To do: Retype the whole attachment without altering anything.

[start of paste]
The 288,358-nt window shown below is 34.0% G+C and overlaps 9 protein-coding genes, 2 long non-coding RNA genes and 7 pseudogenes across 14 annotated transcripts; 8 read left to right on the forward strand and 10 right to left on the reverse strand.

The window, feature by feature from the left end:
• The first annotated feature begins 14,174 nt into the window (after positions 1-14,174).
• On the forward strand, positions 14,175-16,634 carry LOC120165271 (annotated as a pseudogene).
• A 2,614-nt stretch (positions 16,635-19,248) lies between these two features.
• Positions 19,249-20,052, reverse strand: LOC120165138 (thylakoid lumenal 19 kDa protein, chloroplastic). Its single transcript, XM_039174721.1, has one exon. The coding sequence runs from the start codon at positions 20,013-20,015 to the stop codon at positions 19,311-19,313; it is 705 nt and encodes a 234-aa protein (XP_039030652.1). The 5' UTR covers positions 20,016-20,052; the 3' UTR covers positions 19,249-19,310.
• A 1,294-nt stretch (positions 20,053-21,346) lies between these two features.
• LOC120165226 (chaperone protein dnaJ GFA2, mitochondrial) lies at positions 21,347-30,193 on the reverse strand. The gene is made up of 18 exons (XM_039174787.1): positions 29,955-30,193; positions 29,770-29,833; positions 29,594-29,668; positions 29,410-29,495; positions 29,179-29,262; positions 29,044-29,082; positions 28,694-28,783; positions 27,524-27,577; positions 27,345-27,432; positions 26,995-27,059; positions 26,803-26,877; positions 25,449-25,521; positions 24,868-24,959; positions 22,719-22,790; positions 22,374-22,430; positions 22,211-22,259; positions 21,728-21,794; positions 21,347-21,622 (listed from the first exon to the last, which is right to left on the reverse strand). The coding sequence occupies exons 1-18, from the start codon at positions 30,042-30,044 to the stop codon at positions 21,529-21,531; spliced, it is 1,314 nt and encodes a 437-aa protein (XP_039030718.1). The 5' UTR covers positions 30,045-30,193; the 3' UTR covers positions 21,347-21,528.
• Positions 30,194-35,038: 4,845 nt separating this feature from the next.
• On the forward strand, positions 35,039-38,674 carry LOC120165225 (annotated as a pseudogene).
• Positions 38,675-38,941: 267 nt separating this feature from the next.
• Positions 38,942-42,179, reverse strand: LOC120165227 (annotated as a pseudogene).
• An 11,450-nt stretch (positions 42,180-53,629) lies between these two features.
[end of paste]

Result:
The 288,358-nt window shown below is 34.0% G+C and overlaps 9 protein-coding genes, 2 long non-coding RNA genes and 7 pseudogenes across 14 annotated transcripts; 8 read left to right on the forward strand and 10 right to left on the reverse strand.

The window, feature by feature from the left end:
• The first annotated feature begins 14,174 nt into the window (after positions 1-14,174).
• On the forward strand, positions 14,175-16,634 carry LOC120165271 (annotated as a pseudogene).
• A 2,614-nt stretch (positions 16,635-19,248) lies between these two features.
• Positions 19,249-20,052, reverse strand: LOC120165138 (thylakoid lumenal 19 kDa protein, chloroplastic). Its single transcript, XM_039174721.1, has one exon. The coding sequence runs from the start codon at positions 20,013-20,015 to the stop codon at positions 19,311-19,313; it is 705 nt and encodes a 234-aa protein (XP_039030652.1). The 5' UTR covers positions 20,016-20,052; the 3' UTR covers positions 19,249-19,310.
• A 1,294-nt stretch (positions 20,053-21,346) lies between these two features.
• LOC120165226 (chaperone protein dnaJ GFA2, mitochondrial) lies at positions 21,347-30,193 on the reverse strand. The gene is made up of 18 exons (XM_039174787.1): positions 29,955-30,193; positions 29,770-29,833; positions 29,594-29,668; positions 29,410-29,495; positions 29,179-29,262; positions 29,044-29,082; positions 28,694-28,783; positions 27,524-27,577; positions 27,345-27,432; positions 26,995-27,059; positions 26,803-26,877; positions 25,449-25,521; positions 24,868-24,959; positions 22,719-22,790; positions 22,374-22,430; positions 22,211-22,259; positions 21,728-21,794; positions 21,347-21,622 (listed from the first exon to the last, which is right to left on the reverse strand). The coding sequence occupies exons 1-18, from the start codon at positions 30,042-30,044 to the stop codon at positions 21,529-21,531; spliced, it is 1,314 nt and encodes a 437-aa protein (XP_039030718.1). The 5' UTR covers positions 30,045-30,193; the 3' UTR covers positions 21,347-21,528.
• Positions 30,194-35,038: 4,845 nt separating this feature from the next.
• On the forward strand, positions 35,039-38,674 carry LOC120165225 (annotated as a pseudogene).
• Positions 38,675-38,941: 267 nt separating this feature from the next.
• Positions 38,942-42,179, reverse strand: LOC120165227 (annotated as a pseudogene).
• An 11,450-nt stretch (positions 42,180-53,629) lies between these two features.